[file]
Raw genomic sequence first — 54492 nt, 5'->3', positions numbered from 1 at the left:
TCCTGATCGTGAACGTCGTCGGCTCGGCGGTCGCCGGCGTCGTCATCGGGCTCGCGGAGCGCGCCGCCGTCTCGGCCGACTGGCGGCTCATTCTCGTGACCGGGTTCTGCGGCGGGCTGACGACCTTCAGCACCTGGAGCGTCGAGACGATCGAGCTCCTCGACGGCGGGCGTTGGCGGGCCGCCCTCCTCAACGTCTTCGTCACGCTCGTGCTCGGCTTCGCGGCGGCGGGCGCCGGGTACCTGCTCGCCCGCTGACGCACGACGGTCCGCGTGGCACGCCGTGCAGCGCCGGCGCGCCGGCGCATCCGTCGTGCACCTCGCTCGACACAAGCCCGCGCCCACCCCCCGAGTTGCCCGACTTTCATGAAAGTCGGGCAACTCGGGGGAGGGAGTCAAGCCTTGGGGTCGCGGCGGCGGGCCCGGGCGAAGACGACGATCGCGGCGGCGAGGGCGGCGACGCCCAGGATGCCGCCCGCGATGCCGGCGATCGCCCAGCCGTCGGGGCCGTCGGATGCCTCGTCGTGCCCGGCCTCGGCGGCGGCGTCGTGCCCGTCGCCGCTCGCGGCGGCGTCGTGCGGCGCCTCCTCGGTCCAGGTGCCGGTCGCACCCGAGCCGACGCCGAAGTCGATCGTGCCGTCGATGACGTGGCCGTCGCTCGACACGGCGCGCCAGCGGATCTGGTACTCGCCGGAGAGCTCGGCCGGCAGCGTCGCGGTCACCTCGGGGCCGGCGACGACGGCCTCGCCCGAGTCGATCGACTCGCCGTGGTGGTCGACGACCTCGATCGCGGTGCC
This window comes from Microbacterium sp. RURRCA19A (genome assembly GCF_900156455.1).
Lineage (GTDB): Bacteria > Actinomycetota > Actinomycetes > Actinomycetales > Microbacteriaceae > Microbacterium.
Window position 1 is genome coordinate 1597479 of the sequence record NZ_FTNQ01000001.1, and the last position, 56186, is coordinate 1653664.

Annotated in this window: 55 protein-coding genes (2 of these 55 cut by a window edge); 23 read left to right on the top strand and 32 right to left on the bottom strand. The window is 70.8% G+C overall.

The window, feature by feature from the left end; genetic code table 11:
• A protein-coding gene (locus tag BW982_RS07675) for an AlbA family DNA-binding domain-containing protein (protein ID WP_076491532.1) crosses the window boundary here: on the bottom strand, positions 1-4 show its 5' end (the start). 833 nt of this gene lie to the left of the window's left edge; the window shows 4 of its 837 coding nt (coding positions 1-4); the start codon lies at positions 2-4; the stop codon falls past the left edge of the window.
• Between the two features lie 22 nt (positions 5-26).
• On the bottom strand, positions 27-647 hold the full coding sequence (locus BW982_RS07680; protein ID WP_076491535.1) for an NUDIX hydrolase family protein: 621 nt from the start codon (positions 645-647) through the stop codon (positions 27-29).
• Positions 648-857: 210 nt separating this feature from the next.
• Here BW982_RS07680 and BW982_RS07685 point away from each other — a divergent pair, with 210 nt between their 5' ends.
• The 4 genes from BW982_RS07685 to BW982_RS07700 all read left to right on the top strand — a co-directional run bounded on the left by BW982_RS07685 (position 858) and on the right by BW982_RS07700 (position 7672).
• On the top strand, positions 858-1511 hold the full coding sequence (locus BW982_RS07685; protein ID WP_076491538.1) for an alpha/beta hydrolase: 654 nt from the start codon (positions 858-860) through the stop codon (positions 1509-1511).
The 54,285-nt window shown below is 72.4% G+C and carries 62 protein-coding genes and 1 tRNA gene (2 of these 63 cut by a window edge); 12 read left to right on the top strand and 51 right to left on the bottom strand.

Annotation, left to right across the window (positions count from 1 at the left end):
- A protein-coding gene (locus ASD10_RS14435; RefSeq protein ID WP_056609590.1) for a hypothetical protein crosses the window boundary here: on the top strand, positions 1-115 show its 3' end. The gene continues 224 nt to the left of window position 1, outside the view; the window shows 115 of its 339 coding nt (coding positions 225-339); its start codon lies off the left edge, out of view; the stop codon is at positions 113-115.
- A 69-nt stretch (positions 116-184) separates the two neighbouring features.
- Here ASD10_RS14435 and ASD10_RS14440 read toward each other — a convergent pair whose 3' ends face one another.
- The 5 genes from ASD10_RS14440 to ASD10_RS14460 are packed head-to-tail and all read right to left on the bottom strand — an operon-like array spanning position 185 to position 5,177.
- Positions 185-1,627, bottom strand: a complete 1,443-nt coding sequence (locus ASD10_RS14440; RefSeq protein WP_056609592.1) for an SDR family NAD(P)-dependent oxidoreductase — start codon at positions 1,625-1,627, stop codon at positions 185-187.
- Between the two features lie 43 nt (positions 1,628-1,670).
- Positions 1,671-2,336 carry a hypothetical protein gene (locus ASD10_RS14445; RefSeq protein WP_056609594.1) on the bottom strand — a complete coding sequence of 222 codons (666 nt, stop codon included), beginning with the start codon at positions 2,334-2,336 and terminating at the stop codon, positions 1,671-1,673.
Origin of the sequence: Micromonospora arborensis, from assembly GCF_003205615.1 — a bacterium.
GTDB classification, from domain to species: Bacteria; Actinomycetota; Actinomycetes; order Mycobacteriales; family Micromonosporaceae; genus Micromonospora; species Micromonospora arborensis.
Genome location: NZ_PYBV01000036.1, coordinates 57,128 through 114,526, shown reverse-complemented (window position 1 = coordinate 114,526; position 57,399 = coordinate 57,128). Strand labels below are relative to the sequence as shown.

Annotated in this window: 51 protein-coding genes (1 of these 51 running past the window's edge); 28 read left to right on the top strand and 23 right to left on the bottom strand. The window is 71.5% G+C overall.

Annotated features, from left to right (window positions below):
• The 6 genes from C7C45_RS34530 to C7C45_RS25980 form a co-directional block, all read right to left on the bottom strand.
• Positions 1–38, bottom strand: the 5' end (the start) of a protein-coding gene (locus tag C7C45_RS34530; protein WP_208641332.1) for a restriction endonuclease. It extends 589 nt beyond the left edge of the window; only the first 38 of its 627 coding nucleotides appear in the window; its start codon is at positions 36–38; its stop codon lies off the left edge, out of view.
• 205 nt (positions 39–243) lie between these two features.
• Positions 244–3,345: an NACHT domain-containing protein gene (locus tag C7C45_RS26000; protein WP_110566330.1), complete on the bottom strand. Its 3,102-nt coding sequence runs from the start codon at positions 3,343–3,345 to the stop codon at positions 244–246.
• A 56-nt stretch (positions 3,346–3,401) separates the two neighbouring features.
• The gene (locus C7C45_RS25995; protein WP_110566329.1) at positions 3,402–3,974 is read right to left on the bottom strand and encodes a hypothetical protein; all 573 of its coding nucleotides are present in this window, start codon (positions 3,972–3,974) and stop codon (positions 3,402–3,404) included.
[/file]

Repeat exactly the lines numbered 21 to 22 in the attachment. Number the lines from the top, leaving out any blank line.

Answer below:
- Positions 185-1,627, bottom strand: a complete 1,443-nt coding sequence (locus ASD10_RS14440; RefSeq protein WP_056609592.1) for an SDR family NAD(P)-dependent oxidoreductase — start codon at positions 1,625-1,627, stop codon at positions 185-187.
- Between the two features lie 43 nt (positions 1,628-1,670).